Laurel is a plant with aromatic and digestive properties, also useful for the well-being of the respiratory system.
The laurel (Laurus nobilis)is a plant of the Lauraceaefamily. Useful in case of stomach disorders and colic, it is used to treat fever and cough. Let’s find out better.
Properties of bay leaf
Bay leaves and berries contain essential oil, fatty acids, sesquiterpene lactones and flavonoids.
Thanks to the presence of these substances, bay leaf has properties:
Benefits of bay leaf
Although today the therapeutic use of bay leaf is outdated, this plant has been widely used in the past for its healing properties.
In particular, laurel is used traditionally:
- To relieve colic and stomach disorders;
- to promote digestion;
- to help expel gases from the gastro-intestinal system, in the presence of meteorism or aerophagia.
Both the leaves and the berries exert diaphoretic action, useful for stimulating sweating, in case of fever and flu states; and expectorant, indicated to eliminate bronchial phlegm and in case of cough.
In external use, fresh berries are used to prepare laurel oleolite, or laurinate oil, with anti-inflammatory, hemostatic and astringent effect, extremely effective for soothing rheumatism, arthritis, muscle pain or to facilitate the resumption of the use of the joints after plaster casts, against traumas of various kinds, bruising and hematomas.
Finally, the lauric acid contained in the leaves has natural repellent properties against insects and parasites.
Which bay leaf is edible?
The edible bay leaf, used as a flavoring in cooking, is the Laurus nobilis, a small tree of the Lauraceae family and known as bay leaf or laurel.
The difference between laurel and bay leaf
Laurel and bay leaf are not the same plant. The laurel is a small tree of the Lauraceaefamily, while the laurel or lauroceraso is an evergreen shrub of the Rosaceae family, often cultivated for ornamental purposes as a hedge. The main difference, in addition to the bearing, lies in the leaves:
- The bay leaf is dark, wavy along the margins and, if broken, gives off a characteristic aromatic smell.
- The leaves of the laurel are lighter, have no wavy margin and crumpled smell of bitter almond.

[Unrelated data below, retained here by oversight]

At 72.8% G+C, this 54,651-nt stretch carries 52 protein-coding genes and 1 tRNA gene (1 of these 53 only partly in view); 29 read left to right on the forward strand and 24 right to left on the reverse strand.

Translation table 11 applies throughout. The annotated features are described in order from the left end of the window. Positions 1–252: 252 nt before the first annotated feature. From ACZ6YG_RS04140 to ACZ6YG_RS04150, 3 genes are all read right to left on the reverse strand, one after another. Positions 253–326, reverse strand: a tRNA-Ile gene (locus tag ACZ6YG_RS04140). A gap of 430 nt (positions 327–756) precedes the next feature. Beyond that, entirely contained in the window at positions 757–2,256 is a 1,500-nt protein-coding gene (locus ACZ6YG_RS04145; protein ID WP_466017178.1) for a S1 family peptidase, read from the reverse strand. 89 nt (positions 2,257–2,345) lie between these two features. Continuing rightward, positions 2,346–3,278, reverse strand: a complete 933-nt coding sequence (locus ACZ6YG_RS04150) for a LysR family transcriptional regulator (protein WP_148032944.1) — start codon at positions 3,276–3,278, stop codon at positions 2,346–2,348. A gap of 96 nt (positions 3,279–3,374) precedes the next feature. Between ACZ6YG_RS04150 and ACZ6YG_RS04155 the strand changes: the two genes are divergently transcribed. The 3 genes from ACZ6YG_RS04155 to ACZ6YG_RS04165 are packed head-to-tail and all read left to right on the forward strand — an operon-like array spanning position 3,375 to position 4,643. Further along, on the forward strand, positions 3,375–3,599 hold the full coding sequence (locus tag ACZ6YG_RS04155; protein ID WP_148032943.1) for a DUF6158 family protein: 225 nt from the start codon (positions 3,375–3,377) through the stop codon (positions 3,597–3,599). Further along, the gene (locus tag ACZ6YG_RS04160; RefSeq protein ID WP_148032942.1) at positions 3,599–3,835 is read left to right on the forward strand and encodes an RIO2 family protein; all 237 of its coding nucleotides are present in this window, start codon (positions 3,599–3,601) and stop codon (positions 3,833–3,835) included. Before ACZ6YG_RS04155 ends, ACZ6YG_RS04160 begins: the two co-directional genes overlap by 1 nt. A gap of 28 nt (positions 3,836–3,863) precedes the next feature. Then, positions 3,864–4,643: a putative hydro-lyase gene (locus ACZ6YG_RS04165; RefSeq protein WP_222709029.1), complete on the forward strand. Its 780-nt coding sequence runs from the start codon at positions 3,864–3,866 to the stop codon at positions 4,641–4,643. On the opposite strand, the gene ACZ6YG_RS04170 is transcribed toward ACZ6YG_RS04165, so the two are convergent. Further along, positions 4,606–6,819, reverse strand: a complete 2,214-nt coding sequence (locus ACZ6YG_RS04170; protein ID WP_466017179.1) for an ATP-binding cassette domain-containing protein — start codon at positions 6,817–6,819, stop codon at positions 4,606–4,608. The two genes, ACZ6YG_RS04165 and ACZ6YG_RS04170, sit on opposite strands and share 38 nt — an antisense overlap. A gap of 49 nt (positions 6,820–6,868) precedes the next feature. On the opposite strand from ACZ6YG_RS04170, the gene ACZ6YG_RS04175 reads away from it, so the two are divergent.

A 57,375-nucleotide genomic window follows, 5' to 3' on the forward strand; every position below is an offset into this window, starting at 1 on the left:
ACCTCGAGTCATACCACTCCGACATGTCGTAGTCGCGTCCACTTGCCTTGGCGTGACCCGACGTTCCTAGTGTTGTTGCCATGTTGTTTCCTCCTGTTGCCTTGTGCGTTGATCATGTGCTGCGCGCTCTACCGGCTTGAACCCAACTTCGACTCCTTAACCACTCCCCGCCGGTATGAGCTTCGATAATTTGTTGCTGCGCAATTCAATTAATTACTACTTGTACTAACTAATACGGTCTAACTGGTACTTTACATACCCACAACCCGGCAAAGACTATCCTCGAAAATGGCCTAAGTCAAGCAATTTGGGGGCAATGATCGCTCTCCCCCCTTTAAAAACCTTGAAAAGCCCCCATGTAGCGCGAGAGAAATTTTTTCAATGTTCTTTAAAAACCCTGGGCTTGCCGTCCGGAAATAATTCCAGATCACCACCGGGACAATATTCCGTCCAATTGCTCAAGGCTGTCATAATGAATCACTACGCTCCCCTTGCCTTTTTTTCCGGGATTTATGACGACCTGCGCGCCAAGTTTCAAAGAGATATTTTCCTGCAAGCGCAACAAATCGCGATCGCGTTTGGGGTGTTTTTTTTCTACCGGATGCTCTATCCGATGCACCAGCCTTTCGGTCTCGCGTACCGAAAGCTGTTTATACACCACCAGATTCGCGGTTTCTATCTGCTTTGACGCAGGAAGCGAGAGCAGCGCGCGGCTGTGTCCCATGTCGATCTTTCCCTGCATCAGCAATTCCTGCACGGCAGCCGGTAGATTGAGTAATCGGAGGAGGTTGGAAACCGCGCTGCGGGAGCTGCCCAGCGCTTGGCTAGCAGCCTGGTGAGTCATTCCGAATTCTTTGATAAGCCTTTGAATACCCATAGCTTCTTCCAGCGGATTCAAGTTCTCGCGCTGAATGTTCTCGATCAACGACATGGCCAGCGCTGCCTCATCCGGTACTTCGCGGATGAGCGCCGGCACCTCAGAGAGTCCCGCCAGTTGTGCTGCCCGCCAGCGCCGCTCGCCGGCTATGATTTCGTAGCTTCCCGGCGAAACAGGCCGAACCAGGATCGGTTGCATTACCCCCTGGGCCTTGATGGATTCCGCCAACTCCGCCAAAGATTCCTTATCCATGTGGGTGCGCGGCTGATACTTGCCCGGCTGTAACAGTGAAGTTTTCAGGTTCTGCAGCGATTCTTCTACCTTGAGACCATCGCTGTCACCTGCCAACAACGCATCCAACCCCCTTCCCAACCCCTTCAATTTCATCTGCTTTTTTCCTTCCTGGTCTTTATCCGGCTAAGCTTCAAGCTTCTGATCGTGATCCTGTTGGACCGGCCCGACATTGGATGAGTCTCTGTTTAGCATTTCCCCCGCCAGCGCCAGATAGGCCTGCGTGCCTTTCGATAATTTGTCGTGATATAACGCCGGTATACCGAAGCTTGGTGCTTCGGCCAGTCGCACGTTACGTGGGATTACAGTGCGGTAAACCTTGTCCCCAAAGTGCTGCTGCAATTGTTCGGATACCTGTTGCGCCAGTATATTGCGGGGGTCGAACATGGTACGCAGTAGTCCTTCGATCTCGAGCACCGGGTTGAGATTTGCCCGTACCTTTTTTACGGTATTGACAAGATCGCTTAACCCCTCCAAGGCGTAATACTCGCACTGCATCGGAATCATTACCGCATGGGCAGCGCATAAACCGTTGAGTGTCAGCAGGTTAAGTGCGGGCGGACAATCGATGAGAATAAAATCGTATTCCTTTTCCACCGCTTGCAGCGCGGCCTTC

How to use bay leaves
Bay leaves are used as a flavoring in cooking, whole or chopped and as an herbal remedy. In general, it is preferred to subject the leaves to a brief decoction instead of resortingto the infusion of bay leaf, because the bay leaves are particularly leathery.
How to use
Decoction of bay leaf
from 10 to 20 gr of bay leaves per one liter of water.
Pour the bay leaf into boiling water and turn off the heat. Cover and leave to infuse for 10 min. Filtering the infusion and drinking the infusion to promote digestion, above all, for those with fermentation problems, helps in cases of loss of appetite, fights stomach pains and flu states.
Ointment with bay berries
Known as laurin ointment, it is prepared with bay oil obtained from berries and is used in case of rheumatic pains.
Laurel essential oil
Dilutium is used in olive oil for massages against rheumatism and as an insecticide and repellent in the garden and for pets.
Used as a flavoring or in herbal tea, bay leaf has no toxicity. The use of products containing bay leaf is contraindicated in allergic people, who may develop reactions even by contact with the leaves or with essential oil.
Description of the plant
The laurel tree is common in Mediterranean areas, where it is born spontaneously. It has an erect stem and blackish green bark and has an arboreal or shrubby habit.
leaves, ovate, are dark green, leathery and very
fragrant; the upper page is glossy of deep green color, the lower one is matte. Laurel is a dioecious plant, that is, there are male and female specimens. The laurel flowers, light yellow in color, are gathered to form an umbrella inflorescence and appear in spring.
The fruits are black and shiny drupes (when ripe) that contain the bay seeds.
The habitat of the laurel
Widespread along the northern coastal areas of the Mediterranean Sea, from Spain to Greece and Asia Minor, in Italy it grows spontaneously in the central-southern areas and along the coasts: while it is cultivated in the northern regions.
The Greeks thought that its leaves had the power to transmit the gift of divination, to ward off bad luck and contagious diseases.
At Delphi, home to apollo’s oracle, the god’s priests and pythia chewed or burned laurel leaves to establish communication with the Gods and slept on “mattresses” made of layers of his spindles, to foster premonitory dreams.
In the myth told by Ovid in his Metamorphoses, the nymph Daphne, whose name means “laurel”(laurel), was the first love of the god Apollo. The young woman, to escape the courtship of the god, had her mother Gea transformed into a laurel plant. The god, now powerless, decided to honor this plant by making it evergreen and to make it sacred to him. From that moment on, men would use it as a symbol of glory, to be placed on the heads of the best, heroes, geniuses and sages, capable of exhilarating deeds.
Even in Rome it was considered the sign of triumph, so much so that the victorious generals wore a crown made with its fronds, when they were celebrated on the Capitol. It is said, in fact, that it was Jupiter himself who gave it to Caesar to celebrate the victories of the emperor.
For a long time Lauro was used as a remedy against the plague, while, in the Middle Ages, bay leaves were considered a natural remedy suitable for regularizing the menstrual cycle.
With the laurel oil, Aleppo soap is prepared, typical of Syria and more precisely of the city of Aleppo, from which it takes its name, particularly suitable for delicate skin and for those suffering from allergies and intolerances to perfumes and other additives, commonly present in detergents for personal hygiene.